As a matter of simple economics, leading artists are outside my price range (well outside). With only a limited knowledge of the market, buying less recognised (and affordable) artists represents something of a leap of faith rather than a carefuly assessed investment decision. The track record on art funds is patchy to say the least - a situation not helped by the associated expenses.

My lack of expertise combined with the factors mentioned above leads me to conclude that art is not a suitable investment in my particular circumstances. That said, I like art (in particular oil paintings) and would like to add to the handfull of paintings in our apartment. In doing so I will limit myself to affordable works purchased for one reason only - they appeal to me as works of art. I will treat the purchase price as an expense rather than an investment. If the paintings happen to appreciate in value that is an added bonus but that potential is not a motivation for acquisition.

Tuesday, May 02, 2006

Inflation - part 3

In the previous two posts I summarised the significant effect that even a relatively low rate of inflation can have on the real value of savings over time and pointed out that the true rate of inflation may currently be higher than the 2-3% currently indicated by CPI data in many developed countries (about 1.8% in Hong Kong). A figure of 6+% has been suggested as the true rate of inflation in the US.

If the true rate of inflation is higher than the reported rate, and the rate which is widely believed to represent the rate of inflation, this has implications for portfolio management.

The first (and obvious) conclusion is that the nominal return which investments must generate needs to be higher to compensate for the higher rate of inflation. It makes it harder to justify investing in deposits and bonds and more essential than ever that investments which can grow over time be selected.

The second (less obvious) conclusion is that the real cost of debt is less than the CPI data would suggest. In fact, if the true rate of inflation were 6+%, it would follow that real interest rates on mortgage finance in Hong Kong are currently negative (mortgage rates are typically 5.25-5.75% at present). In this situation, it makes sense to borrow as much as can be comfortably serviced and to delay repaying that debt as long as possible. Put differently, does this mean that debt is underpriced? If so then full advantage should be taken of that mispricing - with the caveat that the possibility of interest rates rising has to be taken into consideration when borrowing.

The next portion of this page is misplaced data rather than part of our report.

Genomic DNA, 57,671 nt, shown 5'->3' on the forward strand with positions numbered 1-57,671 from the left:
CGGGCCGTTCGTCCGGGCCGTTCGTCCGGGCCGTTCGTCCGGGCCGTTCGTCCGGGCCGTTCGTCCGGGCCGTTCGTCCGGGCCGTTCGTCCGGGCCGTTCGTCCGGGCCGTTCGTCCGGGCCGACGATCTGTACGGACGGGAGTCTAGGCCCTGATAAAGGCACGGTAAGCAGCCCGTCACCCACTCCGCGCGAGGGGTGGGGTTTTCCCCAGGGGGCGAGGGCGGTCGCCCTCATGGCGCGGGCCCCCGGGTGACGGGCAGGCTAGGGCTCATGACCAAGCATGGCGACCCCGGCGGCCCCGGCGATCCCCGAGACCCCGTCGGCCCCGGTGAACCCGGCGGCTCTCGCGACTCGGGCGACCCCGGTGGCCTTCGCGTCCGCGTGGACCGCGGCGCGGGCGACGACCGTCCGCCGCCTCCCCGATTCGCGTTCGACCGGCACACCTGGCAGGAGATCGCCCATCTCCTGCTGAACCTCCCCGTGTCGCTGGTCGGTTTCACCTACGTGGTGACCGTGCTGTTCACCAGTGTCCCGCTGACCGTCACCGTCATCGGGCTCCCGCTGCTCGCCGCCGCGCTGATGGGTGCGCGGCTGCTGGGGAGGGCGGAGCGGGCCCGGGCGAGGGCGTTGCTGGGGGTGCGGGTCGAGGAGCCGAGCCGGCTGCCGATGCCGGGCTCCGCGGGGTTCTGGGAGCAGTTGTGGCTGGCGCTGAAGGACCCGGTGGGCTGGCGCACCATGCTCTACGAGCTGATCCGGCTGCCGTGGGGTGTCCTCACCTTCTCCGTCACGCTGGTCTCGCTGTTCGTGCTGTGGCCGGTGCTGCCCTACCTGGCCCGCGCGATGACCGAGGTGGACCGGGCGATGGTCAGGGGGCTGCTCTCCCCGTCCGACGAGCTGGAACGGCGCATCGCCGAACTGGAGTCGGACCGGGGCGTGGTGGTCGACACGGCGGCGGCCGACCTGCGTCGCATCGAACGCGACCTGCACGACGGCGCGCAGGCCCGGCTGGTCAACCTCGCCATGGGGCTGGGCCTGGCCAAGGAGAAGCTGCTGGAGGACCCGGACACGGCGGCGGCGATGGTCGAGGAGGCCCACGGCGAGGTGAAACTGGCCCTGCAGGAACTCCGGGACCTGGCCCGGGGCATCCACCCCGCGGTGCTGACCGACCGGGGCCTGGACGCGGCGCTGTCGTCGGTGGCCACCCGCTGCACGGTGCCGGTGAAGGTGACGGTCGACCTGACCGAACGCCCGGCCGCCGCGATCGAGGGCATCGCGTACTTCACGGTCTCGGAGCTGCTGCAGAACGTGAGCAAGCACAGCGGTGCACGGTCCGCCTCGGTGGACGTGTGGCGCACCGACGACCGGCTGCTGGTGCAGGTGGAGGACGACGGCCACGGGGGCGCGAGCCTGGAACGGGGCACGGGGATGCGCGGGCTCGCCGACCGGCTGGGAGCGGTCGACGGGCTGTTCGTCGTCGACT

Inflation - part 2

The first part of this article on inflation identified why financial planning requires an awareness of inflation and how it can affect the value of savings over time. The second part looks at the question of exactly what is inflation and how much inflation are we experiencing?

The two most widely used definitions of inflation are:

1. the rate of increase in the supply of money (M3 being the broadest measure of the money supply is commonly used for this purpose); and
2. the rate of increase of prices in an economy.

The Federal Reserve stopped publishing M3 data in march 2006 effectively making it impossible to accurately measure the rate of increase in the money supply in the US. In the 12 months prior to the last set of M3 data being published, the money supply grew by a little bit less than 8%. The official explanation for ceasing to publish M3 data was because it was no longer considered to be useful. Many commentators have suggested other reasons.